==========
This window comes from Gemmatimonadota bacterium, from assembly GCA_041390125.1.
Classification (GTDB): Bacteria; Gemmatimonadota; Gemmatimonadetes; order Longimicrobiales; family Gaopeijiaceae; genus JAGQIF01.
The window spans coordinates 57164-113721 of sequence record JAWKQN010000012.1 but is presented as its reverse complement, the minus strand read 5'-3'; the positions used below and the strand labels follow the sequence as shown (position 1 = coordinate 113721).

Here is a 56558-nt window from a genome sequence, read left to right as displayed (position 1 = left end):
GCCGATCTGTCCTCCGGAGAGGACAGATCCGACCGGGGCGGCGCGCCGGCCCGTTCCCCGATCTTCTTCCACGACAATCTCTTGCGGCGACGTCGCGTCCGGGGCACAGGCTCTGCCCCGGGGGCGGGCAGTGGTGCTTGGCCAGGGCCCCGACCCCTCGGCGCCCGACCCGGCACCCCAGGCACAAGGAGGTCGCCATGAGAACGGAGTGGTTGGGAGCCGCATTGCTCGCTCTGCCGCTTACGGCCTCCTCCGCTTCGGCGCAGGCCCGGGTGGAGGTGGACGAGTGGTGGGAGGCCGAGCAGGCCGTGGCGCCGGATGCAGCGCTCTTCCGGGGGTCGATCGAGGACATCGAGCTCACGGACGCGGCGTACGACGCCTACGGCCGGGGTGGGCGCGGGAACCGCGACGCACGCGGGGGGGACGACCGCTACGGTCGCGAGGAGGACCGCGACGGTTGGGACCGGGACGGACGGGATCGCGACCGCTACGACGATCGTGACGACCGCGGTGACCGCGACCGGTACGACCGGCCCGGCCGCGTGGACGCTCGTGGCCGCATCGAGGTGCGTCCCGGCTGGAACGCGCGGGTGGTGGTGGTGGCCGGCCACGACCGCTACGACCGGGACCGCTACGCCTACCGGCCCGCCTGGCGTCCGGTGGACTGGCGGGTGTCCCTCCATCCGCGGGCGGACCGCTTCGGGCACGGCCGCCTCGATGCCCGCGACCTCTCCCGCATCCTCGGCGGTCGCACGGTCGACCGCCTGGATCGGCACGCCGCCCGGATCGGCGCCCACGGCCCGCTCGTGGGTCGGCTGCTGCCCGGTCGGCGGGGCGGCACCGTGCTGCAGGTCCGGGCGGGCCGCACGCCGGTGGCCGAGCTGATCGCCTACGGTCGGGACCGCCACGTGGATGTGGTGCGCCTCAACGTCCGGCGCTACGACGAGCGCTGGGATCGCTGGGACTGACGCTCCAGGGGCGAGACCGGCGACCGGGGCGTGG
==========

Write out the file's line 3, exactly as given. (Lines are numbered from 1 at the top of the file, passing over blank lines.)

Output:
The window spans coordinates 57164-113721 of sequence record JAWKQN010000012.1 but is presented as its reverse complement, the minus strand read 5'-3'; the positions used below and the strand labels follow the sequence as shown (position 1 = coordinate 113721).